After hearing the cases on their merits, a judge of the Superior Court entered a final decree in the first case granting the relief sought by the building inspector, and one in the second case dismissing the bill for declaratory relief. The trustees appealed from both decrees to the Appeals Court. In the first case the Appeals Court modified the final decree as it related to the construction on lots 1, 2 and 3, and it affirmed it as to lot 4. In the second case it reversed the decree dismissing the bill for declaratory relief and it ordered the entry of a new decree in conformity with its action in the first case. Building Inspector of Falmouth v. Haddad, 3 Mass. App. Ct. 114, 122 (1975).

This court thereafter granted the trustees' application for "further appellate review of so much of the decision

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of the Appeals Court as orders the entry of new Final Decrees requiring the Appellant [trustees] to remove a partially constructed inn from one of the four lots (lot 4) and to restore that lot to its condition prior to the commencement of any construction thereon." G. L. c. 211A, Section 11, inserted by St. 1972, c. 740, Section 1. The scope of this court's appellate review of this case is thus narrowly limited by the express language of the trustees' application. There is no issue now before us with reference to any buildings or parts thereof on lots 1, 2 and 3; and as to lot 4 the only question is whether the portion of the final decree ordering the removal of the partially completed building thereon was error. We hold that it was, for the reasons discussed below.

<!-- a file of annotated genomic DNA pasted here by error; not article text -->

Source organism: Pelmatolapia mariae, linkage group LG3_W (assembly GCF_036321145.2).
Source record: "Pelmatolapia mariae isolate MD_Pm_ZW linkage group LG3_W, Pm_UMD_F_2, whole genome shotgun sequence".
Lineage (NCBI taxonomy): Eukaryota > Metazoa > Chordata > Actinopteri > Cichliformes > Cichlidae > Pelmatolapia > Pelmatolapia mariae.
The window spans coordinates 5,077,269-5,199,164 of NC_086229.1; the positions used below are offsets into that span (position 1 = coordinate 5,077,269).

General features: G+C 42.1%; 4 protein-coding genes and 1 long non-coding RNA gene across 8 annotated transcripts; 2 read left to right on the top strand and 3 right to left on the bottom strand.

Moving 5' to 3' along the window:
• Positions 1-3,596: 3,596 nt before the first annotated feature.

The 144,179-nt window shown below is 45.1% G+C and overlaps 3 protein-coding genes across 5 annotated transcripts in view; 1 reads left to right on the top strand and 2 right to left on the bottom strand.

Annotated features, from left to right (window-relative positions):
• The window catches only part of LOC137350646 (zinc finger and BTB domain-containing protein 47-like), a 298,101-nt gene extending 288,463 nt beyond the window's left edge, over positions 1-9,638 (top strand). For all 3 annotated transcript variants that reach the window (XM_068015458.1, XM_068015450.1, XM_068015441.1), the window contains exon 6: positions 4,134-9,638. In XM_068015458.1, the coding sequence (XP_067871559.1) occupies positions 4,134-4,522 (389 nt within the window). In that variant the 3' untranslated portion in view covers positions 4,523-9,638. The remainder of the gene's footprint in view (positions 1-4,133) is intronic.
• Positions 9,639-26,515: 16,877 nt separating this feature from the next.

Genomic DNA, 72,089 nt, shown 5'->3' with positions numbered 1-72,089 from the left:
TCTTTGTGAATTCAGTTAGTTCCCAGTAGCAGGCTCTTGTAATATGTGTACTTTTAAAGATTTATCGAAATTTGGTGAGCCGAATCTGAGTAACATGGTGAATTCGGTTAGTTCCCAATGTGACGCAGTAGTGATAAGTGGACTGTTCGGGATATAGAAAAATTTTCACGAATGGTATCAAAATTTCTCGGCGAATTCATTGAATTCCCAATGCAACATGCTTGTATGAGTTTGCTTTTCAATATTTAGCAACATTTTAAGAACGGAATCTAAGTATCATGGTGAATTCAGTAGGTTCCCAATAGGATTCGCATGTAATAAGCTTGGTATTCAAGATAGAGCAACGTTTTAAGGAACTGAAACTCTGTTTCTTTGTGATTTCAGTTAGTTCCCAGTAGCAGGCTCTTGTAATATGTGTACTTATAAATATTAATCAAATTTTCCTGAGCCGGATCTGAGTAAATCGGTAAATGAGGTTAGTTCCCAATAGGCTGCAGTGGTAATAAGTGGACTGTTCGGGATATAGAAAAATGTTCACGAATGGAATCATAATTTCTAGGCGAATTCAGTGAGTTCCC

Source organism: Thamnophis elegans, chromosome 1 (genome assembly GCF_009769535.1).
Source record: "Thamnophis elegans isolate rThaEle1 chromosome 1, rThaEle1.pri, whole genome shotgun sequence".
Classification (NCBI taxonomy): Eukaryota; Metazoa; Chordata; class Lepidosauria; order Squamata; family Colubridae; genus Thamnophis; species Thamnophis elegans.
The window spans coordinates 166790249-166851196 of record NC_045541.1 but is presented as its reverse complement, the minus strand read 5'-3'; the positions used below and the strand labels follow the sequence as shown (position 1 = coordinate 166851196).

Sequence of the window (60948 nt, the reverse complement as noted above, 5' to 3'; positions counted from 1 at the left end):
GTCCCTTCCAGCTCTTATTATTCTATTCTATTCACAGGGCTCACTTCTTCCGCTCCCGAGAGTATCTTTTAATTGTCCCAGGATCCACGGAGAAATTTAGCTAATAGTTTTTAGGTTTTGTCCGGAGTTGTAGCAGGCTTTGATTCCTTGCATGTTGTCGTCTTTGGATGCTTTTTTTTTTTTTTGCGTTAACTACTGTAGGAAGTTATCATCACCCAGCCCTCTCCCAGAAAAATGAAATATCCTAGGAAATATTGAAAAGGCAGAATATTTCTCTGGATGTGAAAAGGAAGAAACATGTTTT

Lot 4 is located in a "single residence" district as established under the town zoning by-law. Section 4 of the by-law specifies the uses permitted in such a district, and the language thereof pertinent to this case is the following: "In single residence districts . . . no new building or structure . . . shall be designed, arranged and/or constructed, and no land, buildings, structures, or parts thereof shall be used, except for one or more of the following purposes: 1. One-family detached houses. 2. The taking of boarders or the leasing of rooms by a family resident on the premises. 3. Boarding and lodging houses, hotels, motels, inns, apartment hotels and apartment motels, all subject to the provisions of Sections 15B, 16 and 21 [relating, respectively, to minimum space requirements for hotels, inns, motels and apartments hotels and motels in various districts, yard requirements, and special permit requirements]."